In 2004, Lake Almanor Community Foundation (LACF) formed “Art Around the Lake” as a way to promote cultural activities in the Basin community.
By 2010, the event had become a great success, and the LACF decided to transfer ownership of the venue to the artists of Feather River Fine Arts Guild. The nonprofit group put its touch on the event and changed the name to “Art Tour.”
This year’s event was held July 21 and included 10 locations spread throughout the Basin. Thirty-one different artists showcased their work on this delightfully sunny day.
At each location, guests were in awe of the unique creations presented by the local artists.
Artwork from a variety of mediums was present.
Watercolor, acrylics, pencil, crayon, oils and pastels covered canvasses.
Clay, ceramic, glass and metal were used to create pottery, sculptures and masks. Dichroic glass, fibers and other materials were used to create stunning jewelry.
Photographs of picturesque Lake Almanor could be found at almost each location. Wildlife practically jumped out of the frame at Dottie Clark’s exhibit.
Throughout the years, the masterful creations have inspired guests.
Pam Trebes, of Trebes Studios, shared her first experience from the 2005 “Art Around the Lake” event. She said, “It made me realize I was an artist. My daughter, Heather Green, encouraged me to submit one of my photographs in the contest that year. I told her, ‘For the sake of participation, I will do it.’ My photograph won and I remember thinking to myself, ‘Oh, they like what I do.’ From then on, I never missed the event.”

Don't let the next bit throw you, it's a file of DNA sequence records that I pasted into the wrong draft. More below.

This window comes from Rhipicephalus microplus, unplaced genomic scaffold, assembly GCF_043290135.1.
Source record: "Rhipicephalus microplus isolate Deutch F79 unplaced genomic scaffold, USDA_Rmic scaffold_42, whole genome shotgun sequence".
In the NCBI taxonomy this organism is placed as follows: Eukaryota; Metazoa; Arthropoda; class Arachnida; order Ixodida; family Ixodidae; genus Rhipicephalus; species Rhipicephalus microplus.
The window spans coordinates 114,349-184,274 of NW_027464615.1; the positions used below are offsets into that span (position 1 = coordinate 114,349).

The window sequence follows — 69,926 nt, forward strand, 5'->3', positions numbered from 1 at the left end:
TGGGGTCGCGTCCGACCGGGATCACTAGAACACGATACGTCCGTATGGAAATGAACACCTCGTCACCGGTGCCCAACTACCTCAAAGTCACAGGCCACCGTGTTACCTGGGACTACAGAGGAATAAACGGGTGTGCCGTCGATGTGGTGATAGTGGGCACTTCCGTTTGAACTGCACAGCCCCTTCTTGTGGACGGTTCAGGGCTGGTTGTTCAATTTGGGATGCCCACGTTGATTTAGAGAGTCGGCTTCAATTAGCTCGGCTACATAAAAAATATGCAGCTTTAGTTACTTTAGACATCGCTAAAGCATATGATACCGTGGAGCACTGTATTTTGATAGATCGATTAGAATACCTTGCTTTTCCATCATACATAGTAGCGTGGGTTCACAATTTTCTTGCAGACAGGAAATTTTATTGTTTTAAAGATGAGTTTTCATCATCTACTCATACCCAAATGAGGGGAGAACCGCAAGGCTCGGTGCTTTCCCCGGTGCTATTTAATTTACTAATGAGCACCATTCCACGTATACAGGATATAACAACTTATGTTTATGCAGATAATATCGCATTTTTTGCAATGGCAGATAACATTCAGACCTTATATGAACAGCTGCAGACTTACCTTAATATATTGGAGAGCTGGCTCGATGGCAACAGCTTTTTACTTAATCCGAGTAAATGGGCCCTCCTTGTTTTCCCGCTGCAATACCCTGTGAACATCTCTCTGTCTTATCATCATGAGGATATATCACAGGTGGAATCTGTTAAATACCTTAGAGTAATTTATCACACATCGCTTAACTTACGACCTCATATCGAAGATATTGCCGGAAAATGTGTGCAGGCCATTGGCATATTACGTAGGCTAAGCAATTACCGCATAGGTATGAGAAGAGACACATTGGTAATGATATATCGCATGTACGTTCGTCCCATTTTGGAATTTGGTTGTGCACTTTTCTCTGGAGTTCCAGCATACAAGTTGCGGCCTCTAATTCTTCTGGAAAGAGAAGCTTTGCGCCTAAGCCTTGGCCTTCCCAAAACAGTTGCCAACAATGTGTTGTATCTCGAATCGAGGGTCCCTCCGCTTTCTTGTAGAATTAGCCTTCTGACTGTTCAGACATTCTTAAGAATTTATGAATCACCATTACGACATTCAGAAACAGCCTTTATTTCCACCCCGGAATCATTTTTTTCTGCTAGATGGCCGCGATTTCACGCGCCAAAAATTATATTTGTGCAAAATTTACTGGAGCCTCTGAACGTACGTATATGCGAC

Most of the artists present have been participating in Art Tour since it was started by LACF.
Susan Kearns, an artist at Sylvia Smith’s studio, said, “I showed my work during the first couple years of Art Around the Lake but got so wrapped up in viewing other participants’ art, that I didn’t participate again until this year.”
Sylvia Smith remembers how small the art community was when she moved to the Basin area in the 1990s. She has attended the last four years of Art Tour and said, “Since I started participating, I have met a lot more artists around here. It’s really a growing art community. It’s like an unspoiled Tahoe.”
Sally Yost, a local artist showing at the Holland residence, said, “I love everybody here. There is a huge art community and Art Tour is such a fun venue.”
Leida Schoggen, a local snowbird, has vacationed here for the last 19 years without ever going on the Art Tour. After attending this year she decided she would return next year for the event. “There is such a variety of art in this small community. Everyone is so friendly and I had no idea how many artists there were,” said Schoggen.
Inspiration can come in many forms. Dottie Clark, of Dottie Clark’s studio, said, “I love looking at the different colors in nature. I feel the need to capture the moment because God has made it available for us. With photography, you can start looking around and capture the feelings of what you see. The wildlife in this area is especially inspiring.”
She often uses hidden figures in her art to get spectators to pay closer attention to the feelings of what they see.
Robbie Laird, a world-renowned artist and teacher, has been participating since the very first year. “My paintings provide a journey into the spirit of natural connections. I want to entice the viewer to explore beyond a literal depiction to the rhythm and intimacy within a subject,” said Laird.
The 2012 Art Tour had over 250 guests, and almost $3,000 was donated to the public schools of Chester, Westwood and Greenville for use in their art programs.
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